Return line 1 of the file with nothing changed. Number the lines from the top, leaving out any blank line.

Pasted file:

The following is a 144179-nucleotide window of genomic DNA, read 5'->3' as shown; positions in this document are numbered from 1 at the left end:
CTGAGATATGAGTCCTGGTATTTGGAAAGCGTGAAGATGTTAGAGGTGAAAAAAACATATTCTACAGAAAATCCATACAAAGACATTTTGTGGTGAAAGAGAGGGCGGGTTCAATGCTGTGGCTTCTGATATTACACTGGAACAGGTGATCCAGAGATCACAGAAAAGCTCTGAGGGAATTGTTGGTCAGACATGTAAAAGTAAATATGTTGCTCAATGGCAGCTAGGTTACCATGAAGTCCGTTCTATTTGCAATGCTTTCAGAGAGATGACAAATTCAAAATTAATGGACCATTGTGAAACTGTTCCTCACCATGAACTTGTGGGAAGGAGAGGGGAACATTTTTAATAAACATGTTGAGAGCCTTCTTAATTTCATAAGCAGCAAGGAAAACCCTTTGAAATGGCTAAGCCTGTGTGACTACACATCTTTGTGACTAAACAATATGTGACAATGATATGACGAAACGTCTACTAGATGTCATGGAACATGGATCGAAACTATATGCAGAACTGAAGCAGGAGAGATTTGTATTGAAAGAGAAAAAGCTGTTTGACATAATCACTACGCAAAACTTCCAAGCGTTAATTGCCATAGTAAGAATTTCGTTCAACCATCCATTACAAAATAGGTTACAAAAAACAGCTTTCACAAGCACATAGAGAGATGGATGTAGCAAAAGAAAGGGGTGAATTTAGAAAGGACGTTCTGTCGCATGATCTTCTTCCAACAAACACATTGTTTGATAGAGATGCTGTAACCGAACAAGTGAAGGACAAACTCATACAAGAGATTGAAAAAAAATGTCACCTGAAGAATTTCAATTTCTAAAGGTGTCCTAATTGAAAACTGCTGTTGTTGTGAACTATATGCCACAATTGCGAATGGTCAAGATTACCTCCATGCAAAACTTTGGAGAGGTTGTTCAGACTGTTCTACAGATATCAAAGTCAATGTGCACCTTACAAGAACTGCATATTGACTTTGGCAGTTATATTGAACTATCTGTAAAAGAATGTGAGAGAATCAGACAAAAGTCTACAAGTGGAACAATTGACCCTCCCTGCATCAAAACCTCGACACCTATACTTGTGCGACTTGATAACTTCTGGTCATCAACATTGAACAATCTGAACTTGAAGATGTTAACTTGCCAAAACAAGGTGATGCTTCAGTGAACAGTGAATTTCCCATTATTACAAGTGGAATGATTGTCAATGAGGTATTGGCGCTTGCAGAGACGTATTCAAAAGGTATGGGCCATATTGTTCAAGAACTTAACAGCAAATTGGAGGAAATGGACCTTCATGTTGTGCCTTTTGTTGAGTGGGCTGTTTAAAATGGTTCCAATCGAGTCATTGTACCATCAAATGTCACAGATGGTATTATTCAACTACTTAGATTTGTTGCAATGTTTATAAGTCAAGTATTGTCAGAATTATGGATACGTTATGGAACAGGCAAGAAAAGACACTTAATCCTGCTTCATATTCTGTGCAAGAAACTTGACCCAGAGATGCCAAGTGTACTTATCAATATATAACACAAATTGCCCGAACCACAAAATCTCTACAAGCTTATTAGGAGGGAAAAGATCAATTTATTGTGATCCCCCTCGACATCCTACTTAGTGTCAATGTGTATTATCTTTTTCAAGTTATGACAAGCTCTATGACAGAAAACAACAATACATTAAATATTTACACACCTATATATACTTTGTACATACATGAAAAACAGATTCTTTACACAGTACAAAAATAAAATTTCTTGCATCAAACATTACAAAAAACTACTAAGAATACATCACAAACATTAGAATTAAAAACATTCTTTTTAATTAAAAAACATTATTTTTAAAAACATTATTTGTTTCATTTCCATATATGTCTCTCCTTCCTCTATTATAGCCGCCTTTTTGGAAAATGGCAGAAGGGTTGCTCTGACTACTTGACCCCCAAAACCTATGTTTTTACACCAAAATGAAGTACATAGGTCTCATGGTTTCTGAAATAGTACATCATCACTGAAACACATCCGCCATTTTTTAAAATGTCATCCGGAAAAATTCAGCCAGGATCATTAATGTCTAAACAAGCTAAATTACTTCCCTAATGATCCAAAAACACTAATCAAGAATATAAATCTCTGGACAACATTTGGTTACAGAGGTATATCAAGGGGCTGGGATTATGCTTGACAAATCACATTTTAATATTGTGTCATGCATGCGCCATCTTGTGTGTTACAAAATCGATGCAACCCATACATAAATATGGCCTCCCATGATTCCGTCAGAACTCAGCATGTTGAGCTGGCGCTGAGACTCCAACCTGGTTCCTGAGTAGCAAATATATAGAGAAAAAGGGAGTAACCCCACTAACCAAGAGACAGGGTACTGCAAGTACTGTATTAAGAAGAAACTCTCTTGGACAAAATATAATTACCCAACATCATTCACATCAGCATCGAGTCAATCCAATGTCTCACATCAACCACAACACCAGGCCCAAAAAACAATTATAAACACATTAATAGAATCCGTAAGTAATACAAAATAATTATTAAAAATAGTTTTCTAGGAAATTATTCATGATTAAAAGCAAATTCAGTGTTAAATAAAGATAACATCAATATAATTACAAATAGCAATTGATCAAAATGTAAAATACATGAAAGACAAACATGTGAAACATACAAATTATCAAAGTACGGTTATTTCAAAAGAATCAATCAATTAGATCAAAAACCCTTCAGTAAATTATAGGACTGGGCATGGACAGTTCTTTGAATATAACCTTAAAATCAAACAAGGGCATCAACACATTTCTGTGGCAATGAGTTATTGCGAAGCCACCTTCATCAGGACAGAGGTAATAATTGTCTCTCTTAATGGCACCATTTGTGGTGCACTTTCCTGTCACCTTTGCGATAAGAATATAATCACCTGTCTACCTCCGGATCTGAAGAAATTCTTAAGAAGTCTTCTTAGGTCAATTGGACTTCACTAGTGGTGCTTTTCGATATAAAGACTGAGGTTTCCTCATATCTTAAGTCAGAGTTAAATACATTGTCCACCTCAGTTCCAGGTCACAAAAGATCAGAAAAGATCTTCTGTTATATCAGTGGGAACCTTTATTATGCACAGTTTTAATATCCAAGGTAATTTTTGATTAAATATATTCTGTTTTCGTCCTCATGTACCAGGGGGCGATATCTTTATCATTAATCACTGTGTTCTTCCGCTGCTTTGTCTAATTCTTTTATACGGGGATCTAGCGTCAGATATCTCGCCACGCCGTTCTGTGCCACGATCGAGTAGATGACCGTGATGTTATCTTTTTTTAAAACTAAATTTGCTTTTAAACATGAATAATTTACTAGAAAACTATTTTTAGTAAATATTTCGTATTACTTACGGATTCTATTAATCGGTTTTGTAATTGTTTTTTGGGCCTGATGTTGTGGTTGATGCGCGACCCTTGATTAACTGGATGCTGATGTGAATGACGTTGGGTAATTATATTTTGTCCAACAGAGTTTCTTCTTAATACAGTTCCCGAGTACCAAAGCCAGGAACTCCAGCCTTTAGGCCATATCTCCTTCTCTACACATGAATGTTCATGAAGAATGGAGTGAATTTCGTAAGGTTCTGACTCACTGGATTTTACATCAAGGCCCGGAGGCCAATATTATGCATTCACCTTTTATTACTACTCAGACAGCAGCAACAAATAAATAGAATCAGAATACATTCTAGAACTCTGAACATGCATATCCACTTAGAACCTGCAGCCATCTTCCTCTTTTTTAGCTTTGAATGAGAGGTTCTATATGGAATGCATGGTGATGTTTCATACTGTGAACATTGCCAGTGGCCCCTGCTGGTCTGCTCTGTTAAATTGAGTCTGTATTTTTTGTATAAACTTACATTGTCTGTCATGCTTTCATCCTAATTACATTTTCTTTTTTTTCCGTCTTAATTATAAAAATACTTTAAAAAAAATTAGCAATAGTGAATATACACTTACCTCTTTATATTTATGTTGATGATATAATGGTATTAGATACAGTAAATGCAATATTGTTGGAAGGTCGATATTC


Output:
The following is a 144179-nucleotide window of genomic DNA, read 5'->3' as shown; positions in this document are numbered from 1 at the left end: